Rolling Blackouts C.F.: 'All five of us have Irish connections'

Singer-guitarist Tom Russo on family ties, keeping a day job and how they became one of rock's hottest tickets

Rolling Blackouts Coastal Fever featured in several album of the year lists for their sun-kissed debut

Rolling Blackouts Coastal Fever featured in several album of the year lists for their sun-kissed debut

 

Last winter, Rolling Blackouts Coastal Fever featured in several album of the year lists for their sun-kissed debut, but as any working musician will tell you, critical acclaim alone won’t pay the bills.

“We are in a comfortable place and still trying to process what’s been a very crazy year,” says Tom Russo, one of the band’s three guitarist and vocalists alongside his brother Joe. “We’re still at the point where we work other jobs part-time, which we find fulfilling and fun. We haven’t fully thrown ourselves into music, even though the band has gone far beyond what we ever thought or expected.” 

Ironically, the band are sometimes cited as exponents of the so-called ‘dolewave’ scene in Australia, a snide in-joke about musicians on benefits. While the Melbourne band are keeping one foot in their careers in law, landscaping and marketing, their brilliant first album, Hope Downs, is one of the most memorable guitar outings of recent times. 

“Our aim was not to have any filler tracks or duds,” Russo says. “We didn’t have a huge pool of 20 or 30 songs, but we did have 16 or 17. We wanted our first album to be really tight and succinct. Someone who springs to mind is Kendrick Lamar, and just how good his last three albums have been.

Our aim was not to have any filler tracks or duds,” Russo says. “We didn’t have a huge pool of 20 or 30 songs, but we did have 16 or 17
Our aim was not to have any filler tracks or duds,” Russo says. “We didn’t have a huge pool of 20 or 30 songs, but we did have 16 or 17

“Obviously, he makes totally different music to what we do, but we like to aspire to his level of quality control. One of my favourite artists of all time is Neil Young. On the road, we listen to After the Goldrush in the van, which is another benchmark.”

Rolling Blackouts Coastal Fever are getting back in the van for an extensive summer European tour, including an appearance at the gigantic Roskilde festival, and a date in Iveagh Gardens with IDLES, a Bristol hardcore band also making some of the best contemporary guitar music around.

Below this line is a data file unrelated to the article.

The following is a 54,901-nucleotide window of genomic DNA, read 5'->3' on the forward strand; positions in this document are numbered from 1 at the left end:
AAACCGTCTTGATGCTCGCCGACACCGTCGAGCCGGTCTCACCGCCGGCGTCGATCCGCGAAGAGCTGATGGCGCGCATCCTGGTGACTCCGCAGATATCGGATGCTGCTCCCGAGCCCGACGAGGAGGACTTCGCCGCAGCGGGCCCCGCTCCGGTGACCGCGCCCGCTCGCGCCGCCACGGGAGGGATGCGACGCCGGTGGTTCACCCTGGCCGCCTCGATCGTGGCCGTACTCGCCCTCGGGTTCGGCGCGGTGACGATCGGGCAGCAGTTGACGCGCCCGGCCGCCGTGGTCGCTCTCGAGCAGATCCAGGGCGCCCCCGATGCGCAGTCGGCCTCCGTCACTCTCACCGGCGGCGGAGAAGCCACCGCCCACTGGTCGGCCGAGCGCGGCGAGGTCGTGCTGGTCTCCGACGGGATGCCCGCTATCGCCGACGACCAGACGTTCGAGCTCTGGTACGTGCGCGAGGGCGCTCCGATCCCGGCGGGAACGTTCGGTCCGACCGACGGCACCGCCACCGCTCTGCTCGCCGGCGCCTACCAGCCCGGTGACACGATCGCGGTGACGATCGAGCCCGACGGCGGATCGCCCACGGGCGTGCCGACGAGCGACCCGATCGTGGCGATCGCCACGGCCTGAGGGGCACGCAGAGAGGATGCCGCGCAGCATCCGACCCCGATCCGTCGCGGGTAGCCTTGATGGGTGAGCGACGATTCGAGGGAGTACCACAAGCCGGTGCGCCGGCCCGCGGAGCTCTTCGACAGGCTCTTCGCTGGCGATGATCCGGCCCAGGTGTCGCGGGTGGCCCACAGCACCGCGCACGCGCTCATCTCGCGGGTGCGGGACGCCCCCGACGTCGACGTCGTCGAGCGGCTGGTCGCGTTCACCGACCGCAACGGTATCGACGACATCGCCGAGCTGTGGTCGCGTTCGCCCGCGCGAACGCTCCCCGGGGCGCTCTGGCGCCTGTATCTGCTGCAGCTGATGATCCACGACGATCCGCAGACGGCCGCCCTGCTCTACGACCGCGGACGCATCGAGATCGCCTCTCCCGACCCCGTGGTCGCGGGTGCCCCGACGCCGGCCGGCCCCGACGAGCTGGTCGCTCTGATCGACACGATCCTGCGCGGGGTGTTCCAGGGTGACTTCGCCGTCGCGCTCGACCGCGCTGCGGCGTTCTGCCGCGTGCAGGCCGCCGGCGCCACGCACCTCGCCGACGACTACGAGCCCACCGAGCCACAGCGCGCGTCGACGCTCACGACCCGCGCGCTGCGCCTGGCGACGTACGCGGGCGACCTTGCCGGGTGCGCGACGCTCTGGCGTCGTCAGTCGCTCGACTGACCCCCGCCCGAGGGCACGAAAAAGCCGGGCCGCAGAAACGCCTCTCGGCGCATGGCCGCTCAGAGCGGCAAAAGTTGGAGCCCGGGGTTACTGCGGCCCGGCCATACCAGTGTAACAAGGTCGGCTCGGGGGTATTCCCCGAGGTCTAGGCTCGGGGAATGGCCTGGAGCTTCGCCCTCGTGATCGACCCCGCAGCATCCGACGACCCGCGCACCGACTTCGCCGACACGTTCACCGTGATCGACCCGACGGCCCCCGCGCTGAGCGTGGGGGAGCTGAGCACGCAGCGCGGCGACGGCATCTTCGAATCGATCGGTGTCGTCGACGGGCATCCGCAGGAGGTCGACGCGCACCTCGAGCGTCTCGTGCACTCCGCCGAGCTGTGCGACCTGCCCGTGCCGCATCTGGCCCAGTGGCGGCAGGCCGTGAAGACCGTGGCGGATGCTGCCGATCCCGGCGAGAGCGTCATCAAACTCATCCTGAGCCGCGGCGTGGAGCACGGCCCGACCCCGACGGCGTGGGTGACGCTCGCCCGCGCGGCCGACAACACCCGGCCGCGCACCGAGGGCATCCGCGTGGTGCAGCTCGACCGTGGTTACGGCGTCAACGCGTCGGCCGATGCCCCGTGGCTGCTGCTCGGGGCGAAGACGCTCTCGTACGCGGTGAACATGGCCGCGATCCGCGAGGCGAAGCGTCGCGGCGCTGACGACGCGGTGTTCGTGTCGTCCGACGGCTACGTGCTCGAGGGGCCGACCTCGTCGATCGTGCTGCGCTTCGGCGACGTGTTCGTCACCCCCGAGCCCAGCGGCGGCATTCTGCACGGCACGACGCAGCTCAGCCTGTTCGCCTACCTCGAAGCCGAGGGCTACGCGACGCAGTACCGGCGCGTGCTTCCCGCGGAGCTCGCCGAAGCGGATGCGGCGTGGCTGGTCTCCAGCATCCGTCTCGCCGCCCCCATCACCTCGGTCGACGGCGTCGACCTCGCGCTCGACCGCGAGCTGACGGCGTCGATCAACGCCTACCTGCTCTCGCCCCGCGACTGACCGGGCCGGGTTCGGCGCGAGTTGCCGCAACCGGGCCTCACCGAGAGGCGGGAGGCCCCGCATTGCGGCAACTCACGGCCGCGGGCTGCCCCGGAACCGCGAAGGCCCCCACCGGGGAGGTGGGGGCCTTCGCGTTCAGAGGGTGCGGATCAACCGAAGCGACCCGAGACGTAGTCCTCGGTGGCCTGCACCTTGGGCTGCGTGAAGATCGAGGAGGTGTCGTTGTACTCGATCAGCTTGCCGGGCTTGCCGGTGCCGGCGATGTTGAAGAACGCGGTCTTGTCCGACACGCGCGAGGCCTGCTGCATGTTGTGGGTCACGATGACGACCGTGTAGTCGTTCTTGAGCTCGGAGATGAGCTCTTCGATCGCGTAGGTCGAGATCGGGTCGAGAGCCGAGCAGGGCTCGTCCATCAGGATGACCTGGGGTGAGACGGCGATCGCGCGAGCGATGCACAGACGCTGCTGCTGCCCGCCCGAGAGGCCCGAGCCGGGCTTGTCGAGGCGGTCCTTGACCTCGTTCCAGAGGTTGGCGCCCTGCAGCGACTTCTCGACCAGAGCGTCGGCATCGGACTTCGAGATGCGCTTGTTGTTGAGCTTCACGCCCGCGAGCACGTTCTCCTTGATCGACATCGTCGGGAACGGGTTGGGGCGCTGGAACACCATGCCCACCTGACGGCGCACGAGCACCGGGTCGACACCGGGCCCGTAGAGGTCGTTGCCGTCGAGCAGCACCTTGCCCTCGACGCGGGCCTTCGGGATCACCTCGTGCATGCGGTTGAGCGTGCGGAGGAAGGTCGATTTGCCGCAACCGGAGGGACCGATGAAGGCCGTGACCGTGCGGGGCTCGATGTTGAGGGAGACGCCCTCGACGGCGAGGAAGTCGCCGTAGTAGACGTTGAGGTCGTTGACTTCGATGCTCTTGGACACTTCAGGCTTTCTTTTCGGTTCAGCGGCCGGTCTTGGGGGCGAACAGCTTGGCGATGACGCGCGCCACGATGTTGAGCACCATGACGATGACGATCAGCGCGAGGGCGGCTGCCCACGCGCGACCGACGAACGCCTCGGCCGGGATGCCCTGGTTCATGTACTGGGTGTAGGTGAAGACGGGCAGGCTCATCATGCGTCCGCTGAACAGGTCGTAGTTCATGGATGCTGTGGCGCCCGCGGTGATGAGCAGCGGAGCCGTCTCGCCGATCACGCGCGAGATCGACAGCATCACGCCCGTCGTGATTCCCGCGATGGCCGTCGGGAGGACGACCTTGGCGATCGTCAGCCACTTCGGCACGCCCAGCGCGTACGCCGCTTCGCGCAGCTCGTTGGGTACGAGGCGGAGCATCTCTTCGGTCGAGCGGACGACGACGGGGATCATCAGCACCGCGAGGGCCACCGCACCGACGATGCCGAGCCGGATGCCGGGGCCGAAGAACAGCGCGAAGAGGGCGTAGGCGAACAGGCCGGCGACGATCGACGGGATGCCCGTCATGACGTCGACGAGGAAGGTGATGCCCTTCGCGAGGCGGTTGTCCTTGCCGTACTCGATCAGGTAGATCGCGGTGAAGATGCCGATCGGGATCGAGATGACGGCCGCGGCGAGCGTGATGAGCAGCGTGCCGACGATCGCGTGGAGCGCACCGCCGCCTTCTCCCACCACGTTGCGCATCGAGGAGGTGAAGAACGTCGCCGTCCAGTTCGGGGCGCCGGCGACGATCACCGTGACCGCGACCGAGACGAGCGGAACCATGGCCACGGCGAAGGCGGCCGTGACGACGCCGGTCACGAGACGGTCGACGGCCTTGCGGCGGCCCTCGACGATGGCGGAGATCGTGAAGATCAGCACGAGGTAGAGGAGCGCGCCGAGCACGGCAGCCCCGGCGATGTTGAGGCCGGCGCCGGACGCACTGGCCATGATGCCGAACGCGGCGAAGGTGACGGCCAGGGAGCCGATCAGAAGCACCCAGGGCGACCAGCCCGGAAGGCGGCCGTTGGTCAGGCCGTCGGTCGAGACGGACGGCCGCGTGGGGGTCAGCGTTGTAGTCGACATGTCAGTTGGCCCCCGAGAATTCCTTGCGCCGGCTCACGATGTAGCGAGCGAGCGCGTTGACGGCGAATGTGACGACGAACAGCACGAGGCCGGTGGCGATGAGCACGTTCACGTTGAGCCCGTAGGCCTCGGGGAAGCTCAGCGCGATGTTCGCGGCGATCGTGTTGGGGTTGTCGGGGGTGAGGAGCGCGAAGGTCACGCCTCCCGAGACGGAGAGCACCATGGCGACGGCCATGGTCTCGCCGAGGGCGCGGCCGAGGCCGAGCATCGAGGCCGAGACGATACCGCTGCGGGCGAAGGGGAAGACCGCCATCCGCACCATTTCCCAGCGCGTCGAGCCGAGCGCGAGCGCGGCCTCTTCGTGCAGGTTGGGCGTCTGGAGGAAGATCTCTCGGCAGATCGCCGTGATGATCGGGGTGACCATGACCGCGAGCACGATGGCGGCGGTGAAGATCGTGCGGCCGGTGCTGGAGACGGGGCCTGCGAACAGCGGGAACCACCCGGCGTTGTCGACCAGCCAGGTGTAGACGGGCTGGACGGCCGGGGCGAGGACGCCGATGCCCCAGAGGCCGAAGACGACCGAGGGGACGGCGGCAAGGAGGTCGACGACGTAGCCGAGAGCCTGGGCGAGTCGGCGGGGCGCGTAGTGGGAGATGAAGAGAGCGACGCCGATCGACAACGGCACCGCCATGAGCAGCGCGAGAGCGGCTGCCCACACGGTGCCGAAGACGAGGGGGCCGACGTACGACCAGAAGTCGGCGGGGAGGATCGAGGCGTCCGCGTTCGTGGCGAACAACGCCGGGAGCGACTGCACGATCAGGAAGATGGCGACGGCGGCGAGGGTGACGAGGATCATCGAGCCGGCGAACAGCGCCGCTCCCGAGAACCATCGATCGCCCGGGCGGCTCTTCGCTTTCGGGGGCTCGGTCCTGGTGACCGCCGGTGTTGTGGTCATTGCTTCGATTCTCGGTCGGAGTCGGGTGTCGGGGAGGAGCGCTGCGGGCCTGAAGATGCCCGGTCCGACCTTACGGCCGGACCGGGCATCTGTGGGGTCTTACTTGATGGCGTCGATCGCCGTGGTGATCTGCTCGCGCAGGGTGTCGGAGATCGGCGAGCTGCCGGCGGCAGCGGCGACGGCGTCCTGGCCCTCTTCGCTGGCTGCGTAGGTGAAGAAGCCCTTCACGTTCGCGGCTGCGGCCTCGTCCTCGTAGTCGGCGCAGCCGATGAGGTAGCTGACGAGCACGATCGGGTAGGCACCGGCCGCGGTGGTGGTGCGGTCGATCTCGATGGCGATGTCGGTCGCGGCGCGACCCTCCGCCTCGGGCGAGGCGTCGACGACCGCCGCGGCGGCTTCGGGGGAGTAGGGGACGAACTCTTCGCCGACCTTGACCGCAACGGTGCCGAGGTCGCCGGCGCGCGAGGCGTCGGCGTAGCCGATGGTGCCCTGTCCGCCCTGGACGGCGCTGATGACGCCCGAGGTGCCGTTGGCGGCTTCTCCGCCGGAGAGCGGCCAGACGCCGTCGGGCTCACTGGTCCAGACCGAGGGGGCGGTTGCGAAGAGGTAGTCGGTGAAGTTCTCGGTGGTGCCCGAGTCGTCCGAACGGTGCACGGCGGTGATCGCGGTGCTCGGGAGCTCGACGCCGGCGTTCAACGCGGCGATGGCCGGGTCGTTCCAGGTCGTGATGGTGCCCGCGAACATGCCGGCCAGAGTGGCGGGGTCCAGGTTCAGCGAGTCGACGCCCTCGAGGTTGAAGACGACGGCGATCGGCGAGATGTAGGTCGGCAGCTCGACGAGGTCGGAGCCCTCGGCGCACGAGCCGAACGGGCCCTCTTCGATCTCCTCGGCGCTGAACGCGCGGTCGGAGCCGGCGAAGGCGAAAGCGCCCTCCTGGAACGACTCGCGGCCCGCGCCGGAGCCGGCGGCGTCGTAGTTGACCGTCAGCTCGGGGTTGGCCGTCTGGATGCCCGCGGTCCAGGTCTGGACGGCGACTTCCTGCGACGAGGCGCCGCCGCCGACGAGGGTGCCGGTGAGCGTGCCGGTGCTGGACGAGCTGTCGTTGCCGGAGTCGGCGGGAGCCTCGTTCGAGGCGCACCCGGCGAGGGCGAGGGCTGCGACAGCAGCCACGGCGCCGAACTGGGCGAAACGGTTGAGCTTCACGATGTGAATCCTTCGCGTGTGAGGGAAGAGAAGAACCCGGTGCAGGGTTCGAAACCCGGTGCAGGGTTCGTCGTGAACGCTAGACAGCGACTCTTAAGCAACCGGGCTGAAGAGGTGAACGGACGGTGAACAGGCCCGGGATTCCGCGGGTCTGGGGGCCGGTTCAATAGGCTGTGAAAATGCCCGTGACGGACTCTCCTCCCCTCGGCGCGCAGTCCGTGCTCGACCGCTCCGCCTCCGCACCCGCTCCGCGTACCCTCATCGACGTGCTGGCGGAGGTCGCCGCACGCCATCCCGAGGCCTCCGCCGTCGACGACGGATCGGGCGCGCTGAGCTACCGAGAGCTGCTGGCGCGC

“A little while ago we started listening to their stuff and sharing it on on social media,” Russo reveals. “They also seemed to be getting into us. We played at the same festival somewhere in rural France and they were extraordinary. Our tour manager thought it was probably the best gig he’d ever seen. They are a lot harder than us, and we’re a bit softer, but the Dublin show together seemed like such a great idea. We played at Whelan’s a while ago and we had an amazing first time in Ireland.

Whelan’s became a sort of homecoming for the band, as unsurprisingly, they have some Irish blood. “All five of us have Irish connections to some degree,” Russo says. “It was very hot and sweaty at that show. My brother Joe broke a bass string, which is very unusual, and we didn’t have a spare bass. Our driver had to go and source a string, so we were stuck in the middle of this gig with not much to do. It took a full 15 minutes to get the bass string, so luckily we could talk about which parts of the country our families came from.”

The five members of Rolling Blackouts CF share an intriguing mix of heritage. “Half of our family came from Co Clare,” Russo says. “There’s a mixture of Devlins, Keaneys and Whites in the band’s extended family. Our drummer is part-Syrian, part-Argentine and part-Irish. Suburbs like St Kilda Beach are very Irish and you’ve got an enormous Irish community in the beach suburbs in Sydney. A lot of the music scene is in the inner northern suburbs, which are grittier, inner city areas. Perth is full of Irish as well. You guys are everywhere.”